The field hospital has no doctors and no medicine, so I get into another car with the nurse and they take me to the local hospital of Khun Yuam. The next 30 minutes I only see flashes as they drive me further down the same road.
We get to the E.R. of the hospital. They ask me what the problem is. I take off my t-shirt and I point at the hundreds of red spots: “Bee stings. A lot of them.” Their eyes grow big and they immediately get me on a table with a catheter in my arm. 2 minutes later, some steroids are already flowing in my veins to counter the swelling and itching from the venom.
I start to feel better!
After about 2 hours in the hospital I’m feeling a lot better again, they give me some anti-itching pills and send me back home. The friendly nurse had stayed with me the whole time and their car takes me back ‘home’, where my motorcycle was left behind. Only a couple of houses further there is a homestay. I decide to stay there and take it easy the rest of the day. Tomorrow I can continue through the mountains towards Mae Hong Son as planned.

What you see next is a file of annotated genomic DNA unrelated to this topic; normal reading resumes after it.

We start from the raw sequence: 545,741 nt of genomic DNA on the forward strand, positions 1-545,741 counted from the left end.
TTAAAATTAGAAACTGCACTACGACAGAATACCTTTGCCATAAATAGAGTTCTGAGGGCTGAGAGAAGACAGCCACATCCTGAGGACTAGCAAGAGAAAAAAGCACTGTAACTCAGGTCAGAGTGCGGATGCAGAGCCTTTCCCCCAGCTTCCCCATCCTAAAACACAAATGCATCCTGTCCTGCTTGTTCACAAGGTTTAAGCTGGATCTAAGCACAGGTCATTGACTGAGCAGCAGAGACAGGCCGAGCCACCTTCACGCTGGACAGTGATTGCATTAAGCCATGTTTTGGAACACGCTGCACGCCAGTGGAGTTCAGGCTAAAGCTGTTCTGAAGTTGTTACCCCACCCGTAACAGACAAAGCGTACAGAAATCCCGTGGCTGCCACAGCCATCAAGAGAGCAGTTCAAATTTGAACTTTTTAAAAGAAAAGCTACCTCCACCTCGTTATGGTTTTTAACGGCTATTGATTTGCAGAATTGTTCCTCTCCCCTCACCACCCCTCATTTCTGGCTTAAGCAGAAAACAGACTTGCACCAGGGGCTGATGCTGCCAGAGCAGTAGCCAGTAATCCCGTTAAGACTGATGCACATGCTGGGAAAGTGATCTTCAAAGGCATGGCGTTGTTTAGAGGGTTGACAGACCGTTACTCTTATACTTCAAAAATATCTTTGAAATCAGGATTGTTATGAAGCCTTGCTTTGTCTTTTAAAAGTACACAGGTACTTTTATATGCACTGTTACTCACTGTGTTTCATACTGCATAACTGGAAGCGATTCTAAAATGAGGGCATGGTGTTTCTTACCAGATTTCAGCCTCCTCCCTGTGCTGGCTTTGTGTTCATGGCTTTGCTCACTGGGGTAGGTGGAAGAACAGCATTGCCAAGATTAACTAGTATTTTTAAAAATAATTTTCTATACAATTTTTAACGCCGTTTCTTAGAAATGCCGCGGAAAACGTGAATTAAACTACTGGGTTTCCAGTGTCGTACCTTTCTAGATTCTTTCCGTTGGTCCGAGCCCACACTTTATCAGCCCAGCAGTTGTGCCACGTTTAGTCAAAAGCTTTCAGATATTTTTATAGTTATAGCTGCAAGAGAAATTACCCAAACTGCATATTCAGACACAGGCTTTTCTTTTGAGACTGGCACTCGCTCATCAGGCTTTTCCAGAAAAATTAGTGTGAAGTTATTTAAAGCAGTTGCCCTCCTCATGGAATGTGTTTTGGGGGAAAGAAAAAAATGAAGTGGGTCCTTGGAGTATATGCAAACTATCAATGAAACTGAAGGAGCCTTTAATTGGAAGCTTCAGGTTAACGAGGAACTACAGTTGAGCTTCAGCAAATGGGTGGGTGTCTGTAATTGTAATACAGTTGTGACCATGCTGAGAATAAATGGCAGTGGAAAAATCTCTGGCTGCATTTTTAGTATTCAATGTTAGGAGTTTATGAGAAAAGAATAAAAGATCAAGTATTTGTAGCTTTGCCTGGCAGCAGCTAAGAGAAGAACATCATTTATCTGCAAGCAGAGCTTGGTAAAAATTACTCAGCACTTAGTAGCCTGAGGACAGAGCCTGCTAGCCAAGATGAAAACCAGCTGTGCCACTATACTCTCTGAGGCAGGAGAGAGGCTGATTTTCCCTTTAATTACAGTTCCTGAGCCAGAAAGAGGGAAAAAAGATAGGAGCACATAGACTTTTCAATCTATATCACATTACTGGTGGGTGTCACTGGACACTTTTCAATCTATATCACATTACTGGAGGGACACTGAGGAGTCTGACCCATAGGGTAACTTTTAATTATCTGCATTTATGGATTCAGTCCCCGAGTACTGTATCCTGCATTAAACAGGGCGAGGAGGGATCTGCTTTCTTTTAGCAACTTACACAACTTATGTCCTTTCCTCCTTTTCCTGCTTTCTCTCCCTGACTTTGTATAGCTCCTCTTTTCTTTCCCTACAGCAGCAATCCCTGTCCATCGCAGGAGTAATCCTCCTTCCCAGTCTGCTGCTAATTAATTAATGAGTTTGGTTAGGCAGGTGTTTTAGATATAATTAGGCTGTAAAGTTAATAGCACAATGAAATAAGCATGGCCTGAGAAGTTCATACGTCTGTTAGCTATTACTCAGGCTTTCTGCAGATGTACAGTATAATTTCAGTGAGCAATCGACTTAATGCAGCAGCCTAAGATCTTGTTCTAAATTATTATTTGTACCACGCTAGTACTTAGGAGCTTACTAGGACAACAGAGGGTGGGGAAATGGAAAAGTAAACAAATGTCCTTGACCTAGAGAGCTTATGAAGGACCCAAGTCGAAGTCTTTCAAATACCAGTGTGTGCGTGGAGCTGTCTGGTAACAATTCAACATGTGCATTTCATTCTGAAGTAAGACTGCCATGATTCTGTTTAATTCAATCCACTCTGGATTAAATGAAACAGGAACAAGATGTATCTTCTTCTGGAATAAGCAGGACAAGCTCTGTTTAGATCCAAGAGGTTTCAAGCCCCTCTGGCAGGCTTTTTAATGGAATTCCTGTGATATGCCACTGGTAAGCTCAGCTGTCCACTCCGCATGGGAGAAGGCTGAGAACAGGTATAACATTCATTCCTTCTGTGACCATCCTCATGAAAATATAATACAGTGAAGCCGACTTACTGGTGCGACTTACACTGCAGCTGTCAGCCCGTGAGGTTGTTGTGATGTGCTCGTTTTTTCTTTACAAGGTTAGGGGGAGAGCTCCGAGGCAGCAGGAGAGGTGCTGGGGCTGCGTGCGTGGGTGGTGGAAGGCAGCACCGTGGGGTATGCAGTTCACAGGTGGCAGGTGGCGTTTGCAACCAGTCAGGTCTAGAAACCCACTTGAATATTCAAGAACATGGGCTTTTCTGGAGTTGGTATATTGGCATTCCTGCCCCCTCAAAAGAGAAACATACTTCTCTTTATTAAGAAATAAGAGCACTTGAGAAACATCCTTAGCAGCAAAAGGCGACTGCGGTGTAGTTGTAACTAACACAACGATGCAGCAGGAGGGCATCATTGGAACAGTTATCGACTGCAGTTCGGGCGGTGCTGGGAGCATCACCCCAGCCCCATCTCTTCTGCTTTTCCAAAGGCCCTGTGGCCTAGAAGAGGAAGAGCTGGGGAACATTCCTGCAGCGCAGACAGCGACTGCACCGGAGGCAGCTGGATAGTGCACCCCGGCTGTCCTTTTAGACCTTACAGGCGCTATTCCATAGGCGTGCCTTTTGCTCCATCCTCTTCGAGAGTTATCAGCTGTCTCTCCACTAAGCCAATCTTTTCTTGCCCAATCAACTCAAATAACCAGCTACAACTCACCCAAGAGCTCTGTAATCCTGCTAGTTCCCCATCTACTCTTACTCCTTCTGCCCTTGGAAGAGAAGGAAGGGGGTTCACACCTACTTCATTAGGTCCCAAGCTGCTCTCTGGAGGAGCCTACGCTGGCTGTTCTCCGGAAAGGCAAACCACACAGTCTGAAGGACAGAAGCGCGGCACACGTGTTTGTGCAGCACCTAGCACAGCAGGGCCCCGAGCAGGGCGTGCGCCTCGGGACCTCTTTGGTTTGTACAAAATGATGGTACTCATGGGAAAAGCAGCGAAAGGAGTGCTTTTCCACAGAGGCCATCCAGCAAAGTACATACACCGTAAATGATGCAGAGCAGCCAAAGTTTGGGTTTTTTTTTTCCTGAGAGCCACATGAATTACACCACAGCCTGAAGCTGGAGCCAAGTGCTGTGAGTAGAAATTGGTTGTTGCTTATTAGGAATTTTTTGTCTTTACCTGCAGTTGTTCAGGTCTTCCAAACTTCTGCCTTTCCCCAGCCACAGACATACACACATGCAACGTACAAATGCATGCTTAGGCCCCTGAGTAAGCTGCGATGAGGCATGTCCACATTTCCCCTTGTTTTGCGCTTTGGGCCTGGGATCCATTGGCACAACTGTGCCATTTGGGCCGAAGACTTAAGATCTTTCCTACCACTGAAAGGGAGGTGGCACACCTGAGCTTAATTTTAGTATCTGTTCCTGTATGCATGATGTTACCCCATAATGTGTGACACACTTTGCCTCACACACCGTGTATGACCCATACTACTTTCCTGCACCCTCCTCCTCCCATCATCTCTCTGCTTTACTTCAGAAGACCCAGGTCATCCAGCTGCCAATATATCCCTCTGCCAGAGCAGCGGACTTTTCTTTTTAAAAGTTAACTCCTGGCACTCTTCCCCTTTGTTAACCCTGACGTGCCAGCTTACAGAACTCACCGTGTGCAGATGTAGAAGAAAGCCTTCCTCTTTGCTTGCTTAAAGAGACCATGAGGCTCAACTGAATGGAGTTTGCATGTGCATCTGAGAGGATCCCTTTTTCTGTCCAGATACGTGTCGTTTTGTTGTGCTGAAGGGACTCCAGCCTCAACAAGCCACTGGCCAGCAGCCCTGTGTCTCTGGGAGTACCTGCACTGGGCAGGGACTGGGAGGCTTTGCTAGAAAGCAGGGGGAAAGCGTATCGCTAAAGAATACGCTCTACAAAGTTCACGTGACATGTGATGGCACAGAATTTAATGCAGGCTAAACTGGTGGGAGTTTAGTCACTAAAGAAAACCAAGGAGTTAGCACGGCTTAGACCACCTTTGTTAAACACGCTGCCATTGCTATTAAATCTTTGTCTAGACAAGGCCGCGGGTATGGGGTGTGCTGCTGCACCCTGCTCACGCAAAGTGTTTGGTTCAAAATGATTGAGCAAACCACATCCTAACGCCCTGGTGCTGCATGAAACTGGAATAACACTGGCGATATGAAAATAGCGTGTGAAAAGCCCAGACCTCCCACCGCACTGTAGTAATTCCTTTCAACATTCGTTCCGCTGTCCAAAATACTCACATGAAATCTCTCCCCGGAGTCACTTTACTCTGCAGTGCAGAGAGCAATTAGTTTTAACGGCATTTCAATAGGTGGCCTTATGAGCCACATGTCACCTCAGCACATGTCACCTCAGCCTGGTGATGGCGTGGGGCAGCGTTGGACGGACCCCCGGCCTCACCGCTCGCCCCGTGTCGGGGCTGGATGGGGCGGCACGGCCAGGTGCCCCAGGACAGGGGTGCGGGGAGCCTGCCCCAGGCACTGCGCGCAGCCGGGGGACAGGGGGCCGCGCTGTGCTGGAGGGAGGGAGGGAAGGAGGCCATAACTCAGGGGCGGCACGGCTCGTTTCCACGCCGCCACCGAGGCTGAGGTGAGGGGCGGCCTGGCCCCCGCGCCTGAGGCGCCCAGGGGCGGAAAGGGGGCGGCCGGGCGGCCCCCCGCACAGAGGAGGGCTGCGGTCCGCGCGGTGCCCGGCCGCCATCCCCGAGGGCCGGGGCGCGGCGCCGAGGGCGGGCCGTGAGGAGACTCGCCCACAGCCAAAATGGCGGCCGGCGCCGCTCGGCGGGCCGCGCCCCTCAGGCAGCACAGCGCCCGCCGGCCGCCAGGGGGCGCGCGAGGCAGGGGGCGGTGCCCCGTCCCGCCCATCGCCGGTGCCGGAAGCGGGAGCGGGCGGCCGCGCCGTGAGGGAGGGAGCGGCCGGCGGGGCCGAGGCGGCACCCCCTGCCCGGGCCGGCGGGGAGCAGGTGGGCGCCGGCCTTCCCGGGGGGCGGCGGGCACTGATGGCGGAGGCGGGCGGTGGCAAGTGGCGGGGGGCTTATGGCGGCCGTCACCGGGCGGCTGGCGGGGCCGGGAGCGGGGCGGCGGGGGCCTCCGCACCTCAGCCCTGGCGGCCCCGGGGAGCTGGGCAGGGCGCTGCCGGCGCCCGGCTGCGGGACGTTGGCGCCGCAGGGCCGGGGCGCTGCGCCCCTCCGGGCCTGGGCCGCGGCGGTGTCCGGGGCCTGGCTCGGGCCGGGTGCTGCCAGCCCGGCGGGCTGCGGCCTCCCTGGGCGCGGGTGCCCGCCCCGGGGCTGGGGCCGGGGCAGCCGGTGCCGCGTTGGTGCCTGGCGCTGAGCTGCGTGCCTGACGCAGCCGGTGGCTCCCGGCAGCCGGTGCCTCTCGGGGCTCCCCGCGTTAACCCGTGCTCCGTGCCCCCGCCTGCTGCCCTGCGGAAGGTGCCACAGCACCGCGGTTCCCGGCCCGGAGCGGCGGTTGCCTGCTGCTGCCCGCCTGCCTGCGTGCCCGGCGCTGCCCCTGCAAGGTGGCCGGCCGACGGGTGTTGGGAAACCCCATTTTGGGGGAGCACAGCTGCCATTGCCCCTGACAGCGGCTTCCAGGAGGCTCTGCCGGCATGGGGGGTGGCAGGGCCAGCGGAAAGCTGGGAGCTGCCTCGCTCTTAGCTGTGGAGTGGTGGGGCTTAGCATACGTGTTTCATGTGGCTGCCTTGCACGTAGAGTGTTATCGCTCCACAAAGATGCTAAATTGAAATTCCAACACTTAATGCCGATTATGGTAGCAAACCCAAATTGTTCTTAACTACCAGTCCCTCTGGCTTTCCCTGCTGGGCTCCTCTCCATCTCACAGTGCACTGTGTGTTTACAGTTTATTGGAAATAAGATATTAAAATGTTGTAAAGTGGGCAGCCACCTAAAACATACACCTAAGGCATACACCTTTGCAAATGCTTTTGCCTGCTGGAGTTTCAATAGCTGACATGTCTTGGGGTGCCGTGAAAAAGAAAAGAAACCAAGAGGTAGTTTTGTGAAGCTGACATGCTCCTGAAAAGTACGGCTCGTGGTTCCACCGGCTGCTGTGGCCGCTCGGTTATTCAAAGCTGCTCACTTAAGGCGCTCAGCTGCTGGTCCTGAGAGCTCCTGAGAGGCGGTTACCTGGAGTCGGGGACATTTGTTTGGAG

This did not go as planned of course. Before dinner I start to get really warm and dizzy. Sweat is literally dripping from my forehead now and I throw up my improvised late lunch, consisting of some tasty biscuits from the 7-11 supermarket next to the hospital. FUCK …
A couple of hours later, I start developing a serious diarrhea, eventually lasting all night long. Every 30 minutes I get up, to get out the water I drank right before. There is really only water coming out at this point. It’s like I’m peeing from behind. Horrible.